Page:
United Nations - Water

www.unwater.orgUN-Water coordinates the efforts of UN entities and international organizations working on water and sanitation issues. There is no single UN entity dedicated exclusively to water issues. Over 30 UN organizations carry out water and sanitation programs, reflecting the fact that water issues run through all of the UN’s main focus areas. UN-Water’s role is to coordinate so that the UN family ‘delivers as one’ in response to water related challenges.

Water.org

water.orgWater.org focuses on empowerment through access to affordable financing. For millions around the world, access to funds stands between them and safe water in their home. Water.org solutions focus on breaking down this financial barrier and bringing hope and opportunity to those in need.

 

Charity: Water

charity-water-logocharity: water is a non-profit organization bringing clean and safe drinking water to people in 24 countries around the globe - in Africa, Asia, Central and South America. Water scarcity, poverty, political stability and strong partner organizations all play a part in where projects are funded. Rather than simply taking donations, Charity: Water gets people to start their own campaigns to raise money for clean water. The organization’s website walks you through a simple process of picking an activity and creating a page, promoting your campaign for clean water, and monitoring your donated funds after the fact.

World Wildlife Fund

www.worldwildlife.orgFor 50 years, the World Wildlife Fund (WWF) has been protecting the future of nature. WWF works in 100 countries and is supported by more than one million members in the United States and close to five million globally. WWF's unique way of working combines global reach with a foundation in science, involves action at every level from local to global, and ensures the delivery of innovative solutions that meet the needs of both people and nature. WWF’s fresh water initiative partners with governments, businesses, international financial institutions and communities to ensure healthy freshwater systems exist to conserve wildlife and provide a sustainable future for all. Together, we can create a water-secure future.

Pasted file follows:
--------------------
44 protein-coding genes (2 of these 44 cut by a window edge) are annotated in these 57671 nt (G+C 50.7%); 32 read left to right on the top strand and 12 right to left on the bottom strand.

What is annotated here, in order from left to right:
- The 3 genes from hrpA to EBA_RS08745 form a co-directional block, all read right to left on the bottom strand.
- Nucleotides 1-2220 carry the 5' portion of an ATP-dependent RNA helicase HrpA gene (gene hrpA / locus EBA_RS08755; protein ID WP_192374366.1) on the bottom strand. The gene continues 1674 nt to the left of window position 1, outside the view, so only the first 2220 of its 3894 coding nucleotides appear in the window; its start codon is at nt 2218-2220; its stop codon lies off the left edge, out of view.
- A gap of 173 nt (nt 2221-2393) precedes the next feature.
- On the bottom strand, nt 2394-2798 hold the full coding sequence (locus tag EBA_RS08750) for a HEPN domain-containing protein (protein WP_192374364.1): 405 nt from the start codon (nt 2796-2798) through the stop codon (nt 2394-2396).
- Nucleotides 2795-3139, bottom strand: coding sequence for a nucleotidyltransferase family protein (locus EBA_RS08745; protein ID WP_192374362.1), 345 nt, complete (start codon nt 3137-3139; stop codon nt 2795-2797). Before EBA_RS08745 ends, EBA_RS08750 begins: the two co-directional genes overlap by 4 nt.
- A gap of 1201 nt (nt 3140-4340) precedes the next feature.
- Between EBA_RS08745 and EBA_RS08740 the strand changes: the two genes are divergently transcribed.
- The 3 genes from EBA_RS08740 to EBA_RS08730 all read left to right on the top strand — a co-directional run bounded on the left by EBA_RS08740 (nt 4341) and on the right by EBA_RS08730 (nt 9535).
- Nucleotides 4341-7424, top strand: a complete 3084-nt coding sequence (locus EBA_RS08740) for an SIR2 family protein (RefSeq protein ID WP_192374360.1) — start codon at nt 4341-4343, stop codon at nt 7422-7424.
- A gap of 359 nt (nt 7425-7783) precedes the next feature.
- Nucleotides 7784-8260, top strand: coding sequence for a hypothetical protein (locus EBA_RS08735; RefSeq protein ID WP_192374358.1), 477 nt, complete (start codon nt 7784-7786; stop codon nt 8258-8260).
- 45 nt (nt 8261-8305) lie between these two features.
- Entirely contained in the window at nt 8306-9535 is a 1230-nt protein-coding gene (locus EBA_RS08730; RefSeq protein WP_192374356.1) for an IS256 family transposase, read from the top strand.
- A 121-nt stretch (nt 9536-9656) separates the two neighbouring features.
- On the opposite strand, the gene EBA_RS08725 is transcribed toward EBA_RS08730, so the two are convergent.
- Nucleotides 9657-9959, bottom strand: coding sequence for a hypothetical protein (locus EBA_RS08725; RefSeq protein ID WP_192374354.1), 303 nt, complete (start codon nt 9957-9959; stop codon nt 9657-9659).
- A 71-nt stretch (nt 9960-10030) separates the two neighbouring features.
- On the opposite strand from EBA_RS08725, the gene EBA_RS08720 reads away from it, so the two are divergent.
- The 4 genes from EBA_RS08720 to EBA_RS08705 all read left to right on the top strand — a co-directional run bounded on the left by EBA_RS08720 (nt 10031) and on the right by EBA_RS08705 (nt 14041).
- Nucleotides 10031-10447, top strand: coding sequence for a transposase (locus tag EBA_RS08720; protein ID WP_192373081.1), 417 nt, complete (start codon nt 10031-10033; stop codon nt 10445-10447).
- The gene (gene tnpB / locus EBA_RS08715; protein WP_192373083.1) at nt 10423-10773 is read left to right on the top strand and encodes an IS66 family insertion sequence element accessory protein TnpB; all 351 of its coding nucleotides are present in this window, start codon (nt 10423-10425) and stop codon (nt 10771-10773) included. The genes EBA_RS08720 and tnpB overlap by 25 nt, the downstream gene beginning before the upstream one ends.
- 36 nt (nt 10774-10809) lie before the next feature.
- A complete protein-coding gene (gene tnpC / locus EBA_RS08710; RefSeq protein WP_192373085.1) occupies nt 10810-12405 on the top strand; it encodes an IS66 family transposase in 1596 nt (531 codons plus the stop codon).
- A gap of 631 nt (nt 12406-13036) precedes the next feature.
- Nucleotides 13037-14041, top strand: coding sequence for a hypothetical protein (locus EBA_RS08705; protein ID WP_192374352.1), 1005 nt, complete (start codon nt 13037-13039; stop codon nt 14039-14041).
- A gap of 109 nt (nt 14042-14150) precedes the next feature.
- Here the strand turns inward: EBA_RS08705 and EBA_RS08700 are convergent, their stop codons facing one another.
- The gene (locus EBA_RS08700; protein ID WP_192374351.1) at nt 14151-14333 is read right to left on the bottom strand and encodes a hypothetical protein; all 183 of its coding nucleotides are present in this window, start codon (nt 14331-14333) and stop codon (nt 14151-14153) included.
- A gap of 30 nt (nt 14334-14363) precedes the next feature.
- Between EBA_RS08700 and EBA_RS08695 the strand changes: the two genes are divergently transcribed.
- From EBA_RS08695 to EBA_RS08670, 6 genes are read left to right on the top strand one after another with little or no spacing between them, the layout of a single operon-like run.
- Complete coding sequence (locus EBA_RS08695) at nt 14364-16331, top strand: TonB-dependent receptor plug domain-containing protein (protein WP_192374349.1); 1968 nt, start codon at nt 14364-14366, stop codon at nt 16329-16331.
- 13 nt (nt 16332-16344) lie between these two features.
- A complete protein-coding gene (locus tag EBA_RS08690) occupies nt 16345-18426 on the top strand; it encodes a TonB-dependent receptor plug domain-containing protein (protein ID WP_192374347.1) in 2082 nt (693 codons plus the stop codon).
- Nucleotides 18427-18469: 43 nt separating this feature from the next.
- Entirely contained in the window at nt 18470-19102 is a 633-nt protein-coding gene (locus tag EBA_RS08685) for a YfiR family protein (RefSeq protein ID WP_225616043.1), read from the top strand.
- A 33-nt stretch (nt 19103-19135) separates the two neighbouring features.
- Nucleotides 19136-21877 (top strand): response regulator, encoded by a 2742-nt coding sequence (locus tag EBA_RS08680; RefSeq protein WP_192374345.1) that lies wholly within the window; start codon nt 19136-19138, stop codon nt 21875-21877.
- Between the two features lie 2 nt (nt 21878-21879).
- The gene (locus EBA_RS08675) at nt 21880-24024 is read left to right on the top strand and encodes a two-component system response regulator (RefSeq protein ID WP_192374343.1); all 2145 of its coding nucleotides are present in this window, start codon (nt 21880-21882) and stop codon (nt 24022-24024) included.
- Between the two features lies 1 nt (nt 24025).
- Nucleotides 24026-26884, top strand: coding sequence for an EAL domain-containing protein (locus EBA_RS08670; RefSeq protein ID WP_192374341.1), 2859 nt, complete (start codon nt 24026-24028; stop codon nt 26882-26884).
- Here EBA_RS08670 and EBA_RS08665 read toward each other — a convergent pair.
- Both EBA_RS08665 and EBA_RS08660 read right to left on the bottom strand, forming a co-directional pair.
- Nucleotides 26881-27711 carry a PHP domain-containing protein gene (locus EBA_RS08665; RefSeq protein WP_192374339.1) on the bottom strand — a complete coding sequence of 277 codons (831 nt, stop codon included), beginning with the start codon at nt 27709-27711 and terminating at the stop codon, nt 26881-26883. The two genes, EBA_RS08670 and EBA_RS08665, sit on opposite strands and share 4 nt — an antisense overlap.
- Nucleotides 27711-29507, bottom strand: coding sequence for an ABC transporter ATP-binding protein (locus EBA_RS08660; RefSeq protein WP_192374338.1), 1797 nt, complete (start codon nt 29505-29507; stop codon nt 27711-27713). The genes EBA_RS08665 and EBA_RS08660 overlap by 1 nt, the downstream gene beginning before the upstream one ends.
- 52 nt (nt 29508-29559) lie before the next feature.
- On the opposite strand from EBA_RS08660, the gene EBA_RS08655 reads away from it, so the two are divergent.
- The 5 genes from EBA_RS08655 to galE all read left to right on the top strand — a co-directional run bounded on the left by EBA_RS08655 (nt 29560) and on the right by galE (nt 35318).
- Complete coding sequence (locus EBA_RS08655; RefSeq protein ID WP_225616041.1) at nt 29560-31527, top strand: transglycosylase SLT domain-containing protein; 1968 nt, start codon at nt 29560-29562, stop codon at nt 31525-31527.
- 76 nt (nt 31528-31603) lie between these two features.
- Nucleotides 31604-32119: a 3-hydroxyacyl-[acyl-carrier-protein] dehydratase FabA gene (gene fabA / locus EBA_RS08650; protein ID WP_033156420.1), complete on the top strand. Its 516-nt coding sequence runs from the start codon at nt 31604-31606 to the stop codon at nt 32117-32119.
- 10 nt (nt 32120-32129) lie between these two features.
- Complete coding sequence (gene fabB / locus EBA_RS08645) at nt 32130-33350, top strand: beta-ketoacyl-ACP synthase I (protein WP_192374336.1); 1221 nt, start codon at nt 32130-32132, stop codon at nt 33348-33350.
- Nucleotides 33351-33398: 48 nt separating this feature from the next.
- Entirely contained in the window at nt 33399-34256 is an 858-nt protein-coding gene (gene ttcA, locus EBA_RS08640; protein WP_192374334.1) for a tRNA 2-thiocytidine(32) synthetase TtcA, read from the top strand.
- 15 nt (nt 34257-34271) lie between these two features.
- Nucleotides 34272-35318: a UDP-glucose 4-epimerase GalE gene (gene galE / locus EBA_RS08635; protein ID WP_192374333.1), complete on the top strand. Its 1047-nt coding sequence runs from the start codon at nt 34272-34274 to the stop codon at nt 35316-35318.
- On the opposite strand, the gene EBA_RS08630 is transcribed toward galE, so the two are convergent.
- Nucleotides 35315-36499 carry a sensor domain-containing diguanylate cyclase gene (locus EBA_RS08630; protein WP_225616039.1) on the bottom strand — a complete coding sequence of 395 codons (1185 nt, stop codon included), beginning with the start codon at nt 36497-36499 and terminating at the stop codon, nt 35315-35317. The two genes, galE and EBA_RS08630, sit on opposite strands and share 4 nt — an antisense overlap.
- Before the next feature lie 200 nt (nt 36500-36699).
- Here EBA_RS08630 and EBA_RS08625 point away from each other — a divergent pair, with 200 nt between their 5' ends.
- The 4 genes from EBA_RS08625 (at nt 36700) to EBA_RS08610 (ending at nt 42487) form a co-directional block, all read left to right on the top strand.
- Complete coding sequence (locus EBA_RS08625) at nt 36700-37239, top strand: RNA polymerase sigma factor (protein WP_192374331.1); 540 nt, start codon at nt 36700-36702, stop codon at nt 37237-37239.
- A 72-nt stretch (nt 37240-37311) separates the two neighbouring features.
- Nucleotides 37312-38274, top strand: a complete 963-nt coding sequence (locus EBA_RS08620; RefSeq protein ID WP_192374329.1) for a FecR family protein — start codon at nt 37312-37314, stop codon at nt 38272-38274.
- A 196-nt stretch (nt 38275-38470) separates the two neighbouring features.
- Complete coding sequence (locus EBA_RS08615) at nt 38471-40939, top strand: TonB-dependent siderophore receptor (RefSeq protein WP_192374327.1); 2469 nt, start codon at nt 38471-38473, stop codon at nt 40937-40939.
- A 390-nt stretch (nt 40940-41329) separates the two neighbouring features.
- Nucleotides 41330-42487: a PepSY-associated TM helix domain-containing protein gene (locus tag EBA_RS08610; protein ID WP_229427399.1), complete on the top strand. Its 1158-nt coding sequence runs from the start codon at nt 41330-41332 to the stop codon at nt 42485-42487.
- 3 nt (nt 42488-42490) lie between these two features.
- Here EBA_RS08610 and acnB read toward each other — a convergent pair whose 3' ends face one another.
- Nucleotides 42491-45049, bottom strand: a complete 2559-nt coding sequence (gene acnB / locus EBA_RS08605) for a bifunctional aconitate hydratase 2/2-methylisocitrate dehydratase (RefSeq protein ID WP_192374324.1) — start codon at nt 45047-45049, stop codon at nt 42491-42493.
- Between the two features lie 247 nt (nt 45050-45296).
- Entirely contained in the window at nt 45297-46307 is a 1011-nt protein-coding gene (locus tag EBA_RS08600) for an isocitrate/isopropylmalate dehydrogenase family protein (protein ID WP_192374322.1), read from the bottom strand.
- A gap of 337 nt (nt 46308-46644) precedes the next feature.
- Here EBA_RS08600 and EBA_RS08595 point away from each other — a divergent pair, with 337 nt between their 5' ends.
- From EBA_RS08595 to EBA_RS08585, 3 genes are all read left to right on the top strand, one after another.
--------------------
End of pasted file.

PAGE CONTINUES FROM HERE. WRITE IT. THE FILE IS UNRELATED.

The Nature Conservancy

www.nature.orgOne of the largest environmental organizations in North America, the Nature Conservancy is dedicated conserving the lands and waters on which all life depends. The Conservancy has already established 29 water funds, and 30 more are in development.

The Conservancy has protected more than 119 million acres of land and thousands of miles of rivers worldwide, in 72 countries. The organization addresses threats to conservation involving climate change, access to clean water, ocean health, and everything in between.

The International Water Management Institute, Sri Lanka

http://www.siwi.org/about/The International Water Management Institute (IWMI) is a non-profit, scientific research organization focusing on the sustainable use of water and land resources in developing countries. IWMI works in partnership with governments, civil society and the private sector to develop scalable agricultural water management solutions that have a real impact on poverty reduction, food security and ecosystem health.

The World Bank

http://www.worldbank.org/en/topic/waterAs the world’s largest multilateral source of financing for water in developing countries, the World Bank has a portfolio of water investments of US$35 billion. The Water Global Practice is currently managing a lending portfolio that includes 177 projects totaling US$24.5 billion, accounting for about 11% of total World Bank lending. In addition, projects with a water sector-related component managed by other Global Practices total US$10 billion.

Even with all of the resources dedicated to the world water crisis, new and emerging technologies can help with water conservation.

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Tags: Thought Leadership